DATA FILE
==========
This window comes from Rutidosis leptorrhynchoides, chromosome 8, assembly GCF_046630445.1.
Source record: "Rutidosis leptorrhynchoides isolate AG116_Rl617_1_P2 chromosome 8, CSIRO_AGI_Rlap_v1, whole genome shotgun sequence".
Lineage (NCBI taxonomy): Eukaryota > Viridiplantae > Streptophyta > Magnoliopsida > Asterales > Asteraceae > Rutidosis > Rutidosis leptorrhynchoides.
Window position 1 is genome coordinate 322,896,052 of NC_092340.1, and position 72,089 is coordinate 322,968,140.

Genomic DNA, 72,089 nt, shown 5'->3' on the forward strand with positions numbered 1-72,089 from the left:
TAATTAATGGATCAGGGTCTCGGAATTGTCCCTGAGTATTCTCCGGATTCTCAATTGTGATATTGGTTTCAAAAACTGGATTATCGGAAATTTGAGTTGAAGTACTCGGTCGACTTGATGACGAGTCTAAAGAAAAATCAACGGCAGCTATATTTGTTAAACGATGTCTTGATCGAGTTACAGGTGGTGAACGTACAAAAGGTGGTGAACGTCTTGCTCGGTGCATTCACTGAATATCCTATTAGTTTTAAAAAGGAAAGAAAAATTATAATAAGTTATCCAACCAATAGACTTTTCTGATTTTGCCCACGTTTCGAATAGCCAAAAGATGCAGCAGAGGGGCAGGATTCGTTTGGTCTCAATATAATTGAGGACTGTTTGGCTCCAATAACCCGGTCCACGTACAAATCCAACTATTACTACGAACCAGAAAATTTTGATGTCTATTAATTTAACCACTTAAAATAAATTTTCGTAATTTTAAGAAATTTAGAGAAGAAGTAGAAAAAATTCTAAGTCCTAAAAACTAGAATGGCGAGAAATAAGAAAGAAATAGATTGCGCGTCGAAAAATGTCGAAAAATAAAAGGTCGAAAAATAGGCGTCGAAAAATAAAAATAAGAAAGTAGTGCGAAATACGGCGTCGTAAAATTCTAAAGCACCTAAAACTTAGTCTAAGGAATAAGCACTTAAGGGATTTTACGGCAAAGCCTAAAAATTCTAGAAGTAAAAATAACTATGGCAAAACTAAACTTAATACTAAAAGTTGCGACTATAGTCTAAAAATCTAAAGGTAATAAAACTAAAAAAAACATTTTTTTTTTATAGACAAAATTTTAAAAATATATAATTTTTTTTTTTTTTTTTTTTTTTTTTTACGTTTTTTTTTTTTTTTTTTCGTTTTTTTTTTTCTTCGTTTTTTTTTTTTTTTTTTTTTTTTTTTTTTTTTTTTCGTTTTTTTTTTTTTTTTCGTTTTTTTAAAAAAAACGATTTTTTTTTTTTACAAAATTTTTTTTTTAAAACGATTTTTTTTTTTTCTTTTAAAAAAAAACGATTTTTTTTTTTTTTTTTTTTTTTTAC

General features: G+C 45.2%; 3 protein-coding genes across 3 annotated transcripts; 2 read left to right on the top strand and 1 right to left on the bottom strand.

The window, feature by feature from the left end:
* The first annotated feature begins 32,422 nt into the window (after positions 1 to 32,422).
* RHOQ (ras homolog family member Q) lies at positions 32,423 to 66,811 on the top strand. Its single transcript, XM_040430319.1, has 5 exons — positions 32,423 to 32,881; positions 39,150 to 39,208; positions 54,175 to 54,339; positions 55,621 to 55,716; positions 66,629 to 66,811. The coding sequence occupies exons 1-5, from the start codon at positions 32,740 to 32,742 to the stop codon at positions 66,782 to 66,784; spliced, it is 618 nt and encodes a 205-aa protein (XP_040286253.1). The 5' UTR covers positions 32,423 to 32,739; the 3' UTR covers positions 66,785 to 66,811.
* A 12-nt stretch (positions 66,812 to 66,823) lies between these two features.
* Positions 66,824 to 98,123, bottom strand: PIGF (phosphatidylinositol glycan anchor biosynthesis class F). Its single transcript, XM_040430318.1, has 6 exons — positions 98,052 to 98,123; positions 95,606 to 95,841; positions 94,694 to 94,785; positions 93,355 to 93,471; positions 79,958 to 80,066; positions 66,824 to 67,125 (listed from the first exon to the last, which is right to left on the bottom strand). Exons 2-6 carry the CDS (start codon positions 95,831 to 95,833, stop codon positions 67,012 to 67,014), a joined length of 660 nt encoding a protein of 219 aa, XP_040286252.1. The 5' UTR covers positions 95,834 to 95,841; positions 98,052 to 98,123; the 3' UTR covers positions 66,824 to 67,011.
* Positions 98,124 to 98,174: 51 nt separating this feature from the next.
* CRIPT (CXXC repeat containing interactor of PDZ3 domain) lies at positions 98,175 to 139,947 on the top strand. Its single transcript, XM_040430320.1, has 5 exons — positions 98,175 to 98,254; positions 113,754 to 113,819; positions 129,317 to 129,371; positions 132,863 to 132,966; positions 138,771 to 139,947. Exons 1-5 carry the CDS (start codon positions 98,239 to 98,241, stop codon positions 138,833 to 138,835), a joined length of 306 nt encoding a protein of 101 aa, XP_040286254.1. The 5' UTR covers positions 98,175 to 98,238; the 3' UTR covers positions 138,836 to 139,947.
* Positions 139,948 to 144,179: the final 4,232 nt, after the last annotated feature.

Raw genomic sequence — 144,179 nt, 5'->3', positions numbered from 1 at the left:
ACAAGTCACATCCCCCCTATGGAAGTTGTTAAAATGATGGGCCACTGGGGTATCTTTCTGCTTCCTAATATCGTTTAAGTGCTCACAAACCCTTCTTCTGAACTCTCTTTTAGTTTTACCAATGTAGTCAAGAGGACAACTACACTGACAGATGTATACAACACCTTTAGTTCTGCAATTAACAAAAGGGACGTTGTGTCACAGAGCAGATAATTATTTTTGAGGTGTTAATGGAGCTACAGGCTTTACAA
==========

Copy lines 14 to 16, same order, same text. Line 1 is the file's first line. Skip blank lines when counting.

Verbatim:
* CRIPT (CXXC repeat containing interactor of PDZ3 domain) lies at positions 98,175 to 139,947 on the top strand. Its single transcript, XM_040430320.1, has 5 exons — positions 98,175 to 98,254; positions 113,754 to 113,819; positions 129,317 to 129,371; positions 132,863 to 132,966; positions 138,771 to 139,947. Exons 1-5 carry the CDS (start codon positions 98,239 to 98,241, stop codon positions 138,833 to 138,835), a joined length of 306 nt encoding a protein of 101 aa, XP_040286254.1. The 5' UTR covers positions 98,175 to 98,238; the 3' UTR covers positions 138,836 to 139,947.
* Positions 139,948 to 144,179: the final 4,232 nt, after the last annotated feature.

Raw genomic sequence — 144,179 nt, 5'->3', positions numbered from 1 at the left: